United States v. Hudson
United States Court of Appeals for the First Circuit
970 F.2d 948 (1992)
The United States government (plaintiff) prosecuted Richard B. Hudson, Sr. (Hudson) and several co-conspirators, including Hudson's brother James (defendants), on two counts related to possession with intent to distribute cocaine. At trial, Hudson proffered a jail inmate’s testimony that while James was being held in pretrial custody, he admitted that Hudson had nothing to do with drugs, but James would give false testimony against Hudson in revenge for a family grievance. Hudson did not confront James with this alleged statement or ask James to explain or deny it on the witness stand. The judge denied the proffered evidence on hearsay grounds. The jury convicted Hudson on both counts. Hudson appealed to the United States Court of Appeals for the First Circuit, arguing the judge erred in excluding the proffered evidence. On appeal, the government argued that the proffered evidence was inadmissible not only as hearsay, but also because Hudson failed to lay a proper foundation for admitting it.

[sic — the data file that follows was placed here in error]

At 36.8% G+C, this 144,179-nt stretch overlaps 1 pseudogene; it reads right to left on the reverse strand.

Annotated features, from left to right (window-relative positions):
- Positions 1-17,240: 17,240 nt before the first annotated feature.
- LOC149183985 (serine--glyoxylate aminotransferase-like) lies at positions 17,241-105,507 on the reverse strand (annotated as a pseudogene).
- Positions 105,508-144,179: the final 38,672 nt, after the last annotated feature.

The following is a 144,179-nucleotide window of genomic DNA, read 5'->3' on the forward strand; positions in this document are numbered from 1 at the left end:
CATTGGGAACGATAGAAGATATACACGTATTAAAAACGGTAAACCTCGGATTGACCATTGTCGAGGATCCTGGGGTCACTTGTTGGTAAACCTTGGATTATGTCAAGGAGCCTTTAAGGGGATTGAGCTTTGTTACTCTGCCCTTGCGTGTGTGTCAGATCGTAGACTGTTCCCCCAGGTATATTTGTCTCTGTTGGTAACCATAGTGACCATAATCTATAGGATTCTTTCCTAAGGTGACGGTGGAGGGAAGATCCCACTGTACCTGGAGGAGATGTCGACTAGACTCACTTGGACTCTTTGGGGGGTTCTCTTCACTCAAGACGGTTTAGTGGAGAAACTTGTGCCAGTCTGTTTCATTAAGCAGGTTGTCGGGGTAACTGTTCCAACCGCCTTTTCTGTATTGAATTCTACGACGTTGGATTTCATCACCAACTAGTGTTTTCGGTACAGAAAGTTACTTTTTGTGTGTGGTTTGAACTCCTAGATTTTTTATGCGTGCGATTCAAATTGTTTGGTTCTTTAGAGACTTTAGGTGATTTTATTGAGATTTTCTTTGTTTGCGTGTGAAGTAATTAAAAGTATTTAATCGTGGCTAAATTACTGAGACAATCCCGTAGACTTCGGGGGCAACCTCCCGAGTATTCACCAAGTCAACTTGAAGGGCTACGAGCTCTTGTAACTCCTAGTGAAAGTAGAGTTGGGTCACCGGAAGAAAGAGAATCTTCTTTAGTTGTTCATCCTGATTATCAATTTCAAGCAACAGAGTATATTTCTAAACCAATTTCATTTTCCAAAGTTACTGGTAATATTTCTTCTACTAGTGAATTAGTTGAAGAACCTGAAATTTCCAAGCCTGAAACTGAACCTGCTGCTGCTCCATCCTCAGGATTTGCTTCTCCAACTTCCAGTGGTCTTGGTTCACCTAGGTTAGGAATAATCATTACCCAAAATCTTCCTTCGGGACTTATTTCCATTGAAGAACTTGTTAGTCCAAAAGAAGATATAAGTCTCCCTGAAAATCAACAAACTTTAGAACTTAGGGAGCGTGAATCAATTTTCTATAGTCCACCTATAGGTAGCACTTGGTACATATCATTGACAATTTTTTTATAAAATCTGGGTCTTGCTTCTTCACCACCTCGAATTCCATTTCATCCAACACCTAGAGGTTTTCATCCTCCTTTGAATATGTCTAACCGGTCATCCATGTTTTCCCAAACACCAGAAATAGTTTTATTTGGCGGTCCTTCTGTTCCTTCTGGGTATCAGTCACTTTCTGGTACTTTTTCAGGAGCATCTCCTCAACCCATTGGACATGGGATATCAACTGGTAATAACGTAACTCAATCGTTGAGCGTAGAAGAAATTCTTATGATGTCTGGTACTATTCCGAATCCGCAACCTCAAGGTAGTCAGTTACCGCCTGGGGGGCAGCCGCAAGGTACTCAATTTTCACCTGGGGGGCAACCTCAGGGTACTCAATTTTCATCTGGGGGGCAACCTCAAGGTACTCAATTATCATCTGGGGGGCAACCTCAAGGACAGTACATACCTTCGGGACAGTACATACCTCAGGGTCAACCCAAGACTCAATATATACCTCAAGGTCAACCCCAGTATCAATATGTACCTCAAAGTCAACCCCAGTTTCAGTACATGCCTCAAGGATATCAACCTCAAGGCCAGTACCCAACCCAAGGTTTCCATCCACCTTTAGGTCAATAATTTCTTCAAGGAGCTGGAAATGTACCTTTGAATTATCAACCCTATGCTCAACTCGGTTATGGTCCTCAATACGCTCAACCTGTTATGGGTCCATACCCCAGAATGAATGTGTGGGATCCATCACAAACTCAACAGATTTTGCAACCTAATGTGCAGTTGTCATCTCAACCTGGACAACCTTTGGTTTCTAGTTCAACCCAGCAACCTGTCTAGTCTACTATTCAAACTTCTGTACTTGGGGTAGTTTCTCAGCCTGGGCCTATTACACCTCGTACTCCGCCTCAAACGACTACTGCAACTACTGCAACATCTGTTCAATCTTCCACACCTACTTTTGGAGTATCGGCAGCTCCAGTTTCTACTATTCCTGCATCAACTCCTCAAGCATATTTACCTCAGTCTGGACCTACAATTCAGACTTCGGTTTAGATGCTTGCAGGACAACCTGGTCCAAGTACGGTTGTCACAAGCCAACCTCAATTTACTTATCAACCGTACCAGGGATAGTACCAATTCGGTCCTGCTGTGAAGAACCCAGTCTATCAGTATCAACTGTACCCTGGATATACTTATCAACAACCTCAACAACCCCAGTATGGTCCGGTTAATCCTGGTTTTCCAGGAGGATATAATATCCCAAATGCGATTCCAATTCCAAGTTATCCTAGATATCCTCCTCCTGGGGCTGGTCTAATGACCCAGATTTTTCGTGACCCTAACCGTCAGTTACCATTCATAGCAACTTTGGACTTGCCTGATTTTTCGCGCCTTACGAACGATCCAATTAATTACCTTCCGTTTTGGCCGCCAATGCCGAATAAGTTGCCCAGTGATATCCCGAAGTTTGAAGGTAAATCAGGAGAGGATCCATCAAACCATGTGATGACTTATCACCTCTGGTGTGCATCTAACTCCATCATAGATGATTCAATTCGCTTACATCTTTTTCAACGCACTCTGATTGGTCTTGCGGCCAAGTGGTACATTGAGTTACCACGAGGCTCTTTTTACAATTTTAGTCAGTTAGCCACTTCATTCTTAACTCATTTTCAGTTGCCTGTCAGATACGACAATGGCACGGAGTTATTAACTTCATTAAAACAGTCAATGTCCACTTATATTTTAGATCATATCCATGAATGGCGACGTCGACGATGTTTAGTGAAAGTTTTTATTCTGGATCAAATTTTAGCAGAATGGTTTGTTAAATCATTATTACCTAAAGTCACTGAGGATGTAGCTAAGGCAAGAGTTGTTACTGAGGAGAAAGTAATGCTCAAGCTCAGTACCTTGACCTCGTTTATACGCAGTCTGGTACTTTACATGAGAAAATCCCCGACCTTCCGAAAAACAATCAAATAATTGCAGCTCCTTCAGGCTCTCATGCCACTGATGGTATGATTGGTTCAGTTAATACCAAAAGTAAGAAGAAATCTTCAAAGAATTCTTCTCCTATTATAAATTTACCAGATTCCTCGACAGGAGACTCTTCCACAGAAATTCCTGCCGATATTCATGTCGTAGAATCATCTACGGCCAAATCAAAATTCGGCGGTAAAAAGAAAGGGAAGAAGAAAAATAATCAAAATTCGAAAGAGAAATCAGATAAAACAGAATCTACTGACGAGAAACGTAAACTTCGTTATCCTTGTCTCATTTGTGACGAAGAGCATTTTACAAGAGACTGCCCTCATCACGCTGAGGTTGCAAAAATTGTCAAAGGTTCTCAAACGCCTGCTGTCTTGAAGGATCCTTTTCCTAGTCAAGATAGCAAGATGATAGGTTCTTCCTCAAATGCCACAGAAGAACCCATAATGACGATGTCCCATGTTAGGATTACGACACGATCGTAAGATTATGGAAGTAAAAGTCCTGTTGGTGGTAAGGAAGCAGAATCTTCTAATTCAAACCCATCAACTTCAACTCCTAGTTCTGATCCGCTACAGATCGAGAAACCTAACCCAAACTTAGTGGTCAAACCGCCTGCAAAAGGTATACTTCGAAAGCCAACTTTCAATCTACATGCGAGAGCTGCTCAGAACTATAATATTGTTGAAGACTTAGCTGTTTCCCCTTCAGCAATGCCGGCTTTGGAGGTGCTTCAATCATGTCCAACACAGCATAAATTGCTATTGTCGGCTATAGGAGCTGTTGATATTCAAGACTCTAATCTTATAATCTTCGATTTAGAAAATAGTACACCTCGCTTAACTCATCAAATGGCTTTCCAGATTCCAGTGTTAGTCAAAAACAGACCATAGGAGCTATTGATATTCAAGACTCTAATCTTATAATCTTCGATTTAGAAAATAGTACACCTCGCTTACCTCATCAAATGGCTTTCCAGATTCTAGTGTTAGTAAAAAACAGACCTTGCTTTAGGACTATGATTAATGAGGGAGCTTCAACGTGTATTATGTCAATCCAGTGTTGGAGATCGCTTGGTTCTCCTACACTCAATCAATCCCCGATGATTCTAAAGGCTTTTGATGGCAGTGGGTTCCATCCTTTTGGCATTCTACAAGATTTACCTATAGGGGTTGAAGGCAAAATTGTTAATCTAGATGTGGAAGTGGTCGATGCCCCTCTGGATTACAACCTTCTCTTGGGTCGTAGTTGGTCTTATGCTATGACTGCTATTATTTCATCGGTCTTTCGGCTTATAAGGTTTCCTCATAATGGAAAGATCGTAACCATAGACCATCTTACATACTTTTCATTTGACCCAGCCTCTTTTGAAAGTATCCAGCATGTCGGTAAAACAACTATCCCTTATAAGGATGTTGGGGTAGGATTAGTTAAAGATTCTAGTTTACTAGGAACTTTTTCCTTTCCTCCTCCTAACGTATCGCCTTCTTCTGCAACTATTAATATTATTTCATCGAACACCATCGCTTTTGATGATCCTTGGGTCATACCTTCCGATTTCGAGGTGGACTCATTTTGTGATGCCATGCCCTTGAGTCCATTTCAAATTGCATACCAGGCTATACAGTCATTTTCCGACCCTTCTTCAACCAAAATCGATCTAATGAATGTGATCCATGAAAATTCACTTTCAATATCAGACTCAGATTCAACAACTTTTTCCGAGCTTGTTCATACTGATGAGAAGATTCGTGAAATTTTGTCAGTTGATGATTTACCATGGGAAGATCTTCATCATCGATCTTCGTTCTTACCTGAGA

Rule of Law
Holding and Reasoning (Young, J.)
Concurrence (Selya, J.)
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